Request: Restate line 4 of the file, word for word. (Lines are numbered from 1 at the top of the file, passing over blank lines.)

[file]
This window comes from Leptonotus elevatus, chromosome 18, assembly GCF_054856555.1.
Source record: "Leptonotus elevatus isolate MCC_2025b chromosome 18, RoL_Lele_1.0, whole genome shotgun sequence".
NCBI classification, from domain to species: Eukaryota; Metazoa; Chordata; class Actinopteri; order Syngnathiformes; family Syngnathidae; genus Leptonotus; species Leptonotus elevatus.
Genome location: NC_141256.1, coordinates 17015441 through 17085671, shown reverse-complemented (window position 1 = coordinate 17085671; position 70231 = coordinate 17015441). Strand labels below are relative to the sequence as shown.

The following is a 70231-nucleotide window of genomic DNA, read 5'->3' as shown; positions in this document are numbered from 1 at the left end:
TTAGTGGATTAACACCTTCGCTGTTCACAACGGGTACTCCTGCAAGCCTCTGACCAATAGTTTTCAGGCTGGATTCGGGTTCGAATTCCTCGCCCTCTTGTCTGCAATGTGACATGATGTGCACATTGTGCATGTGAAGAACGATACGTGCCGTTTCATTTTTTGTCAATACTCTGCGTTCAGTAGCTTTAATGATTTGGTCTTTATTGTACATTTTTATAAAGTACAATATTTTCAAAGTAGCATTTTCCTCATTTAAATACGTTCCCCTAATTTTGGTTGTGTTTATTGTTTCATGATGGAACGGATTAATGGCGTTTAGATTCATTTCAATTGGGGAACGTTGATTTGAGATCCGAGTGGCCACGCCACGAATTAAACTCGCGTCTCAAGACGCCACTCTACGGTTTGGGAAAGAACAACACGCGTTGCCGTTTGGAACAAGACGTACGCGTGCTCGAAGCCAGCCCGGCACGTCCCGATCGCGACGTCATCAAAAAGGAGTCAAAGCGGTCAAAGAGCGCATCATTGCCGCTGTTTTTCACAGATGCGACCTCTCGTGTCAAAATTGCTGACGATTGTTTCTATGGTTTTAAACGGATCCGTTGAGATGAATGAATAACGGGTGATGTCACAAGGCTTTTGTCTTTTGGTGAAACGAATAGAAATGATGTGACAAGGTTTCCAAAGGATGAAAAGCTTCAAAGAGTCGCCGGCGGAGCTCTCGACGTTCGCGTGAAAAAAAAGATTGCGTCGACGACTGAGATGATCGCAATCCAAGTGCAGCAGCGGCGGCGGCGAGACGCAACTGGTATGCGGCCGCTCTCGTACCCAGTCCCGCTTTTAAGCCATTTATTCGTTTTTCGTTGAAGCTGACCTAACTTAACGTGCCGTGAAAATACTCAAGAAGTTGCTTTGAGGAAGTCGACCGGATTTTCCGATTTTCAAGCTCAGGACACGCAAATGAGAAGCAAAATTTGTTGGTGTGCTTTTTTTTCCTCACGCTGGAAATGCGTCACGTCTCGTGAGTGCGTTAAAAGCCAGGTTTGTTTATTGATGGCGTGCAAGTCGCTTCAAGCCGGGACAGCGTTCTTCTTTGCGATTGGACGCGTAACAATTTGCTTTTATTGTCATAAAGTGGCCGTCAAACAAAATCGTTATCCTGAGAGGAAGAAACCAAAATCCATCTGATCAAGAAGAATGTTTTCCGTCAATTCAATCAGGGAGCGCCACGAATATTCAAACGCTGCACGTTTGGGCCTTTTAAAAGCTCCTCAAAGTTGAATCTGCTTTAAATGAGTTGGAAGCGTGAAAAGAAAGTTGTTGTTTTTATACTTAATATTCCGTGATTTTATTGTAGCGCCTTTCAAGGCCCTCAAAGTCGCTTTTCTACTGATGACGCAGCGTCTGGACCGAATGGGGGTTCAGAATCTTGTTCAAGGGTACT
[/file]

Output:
Genome location: NC_141256.1, coordinates 17015441 through 17085671, shown reverse-complemented (window position 1 = coordinate 17085671; position 70231 = coordinate 17015441). Strand labels below are relative to the sequence as shown.